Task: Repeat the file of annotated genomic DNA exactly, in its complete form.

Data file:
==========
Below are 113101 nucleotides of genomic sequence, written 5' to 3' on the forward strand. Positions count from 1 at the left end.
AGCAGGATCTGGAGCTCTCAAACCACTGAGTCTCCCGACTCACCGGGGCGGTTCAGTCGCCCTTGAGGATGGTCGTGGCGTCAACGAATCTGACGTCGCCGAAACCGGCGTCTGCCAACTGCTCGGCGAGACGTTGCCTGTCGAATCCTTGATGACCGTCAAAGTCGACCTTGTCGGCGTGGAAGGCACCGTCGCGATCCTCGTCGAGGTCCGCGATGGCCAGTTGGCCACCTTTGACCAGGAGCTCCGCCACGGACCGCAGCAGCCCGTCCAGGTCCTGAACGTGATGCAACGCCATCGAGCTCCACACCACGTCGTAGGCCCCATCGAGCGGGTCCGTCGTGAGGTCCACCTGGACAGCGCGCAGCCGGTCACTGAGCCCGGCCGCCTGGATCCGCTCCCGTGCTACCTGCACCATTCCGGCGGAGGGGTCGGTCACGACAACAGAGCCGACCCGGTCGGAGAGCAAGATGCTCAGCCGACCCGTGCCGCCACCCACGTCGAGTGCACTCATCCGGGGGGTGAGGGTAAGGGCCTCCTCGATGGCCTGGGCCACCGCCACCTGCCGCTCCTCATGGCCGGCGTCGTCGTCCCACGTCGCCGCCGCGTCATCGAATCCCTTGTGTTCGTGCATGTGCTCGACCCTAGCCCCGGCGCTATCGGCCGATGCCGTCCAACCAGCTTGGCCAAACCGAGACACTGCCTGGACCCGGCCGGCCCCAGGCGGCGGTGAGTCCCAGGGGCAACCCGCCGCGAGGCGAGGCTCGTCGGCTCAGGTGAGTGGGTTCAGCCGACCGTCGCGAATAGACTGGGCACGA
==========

Below are 113101 nucleotides of genomic sequence, written 5' to 3' on the forward strand. Positions count from 1 at the left end.
AGCAGGATCTGGAGCTCTCAAACCACTGAGTCTCCCGACTCACCGGGGCGGTTCAGTCGCCCTTGAGGATGGTCGTGGCGTCAACGAATCTGACGTCGCCGAAACCGGCGTCTGCCAACTGCTCGGCGAGACGTTGCCTGTCGAATCCTTGATGACCGTCAAAGTCGACCTTGTCGGCGTGGAAGGCACCGTCGCGATCCTCGTCGAGGTCCGCGATGGCCAGTTGGCCACCTTTGACCAGGAGCTCCGCCACGGACCGCAGCAGCCCGTCCAGGTCCTGAACGTGATGCAACGCCATCGAGCTCCACACCACGTCGTAGGCCCCATCGAGCGGGTCCGTCGTGAGGTCCACCTGGACAGCGCGCAGCCGGTCACTGAGCCCGGCCGCCTGGATCCGCTCCCGTGCTACCTGCACCATTCCGGCGGAGGGGTCGGTCACGACAACAGAGCCGACCCGGTCGGAGAGCAAGATGCTCAGCCGACCCGTGCCGCCACCCACGTCGAGTGCACTCATCCGGGGGGTGAGGGTAAGGGCCTCCTCGATGGCCTGGGCCACCGCCACCTGCCGCTCCTCATGGCCGGCGTCGTCGTCCCACGTCGCCGCCGCGTCATCGAATCCCTTGTGTTCGTGCATGTGCTCGACCCTAGCCCCGGCGCTATCGGCCGATGCCGTCCAACCAGCTTGGCCAAACCGAGACACTGCCTGGACCCGGCCGGCCCCAGGCGGCGGTGAGTCCCAGGGGCAACCCGCCGCGAGGCGAGGCTCGTCGGCTCAGGTGAGTGGGTTCAGCCGACCGTCGCGAATAGACTGGGCACGA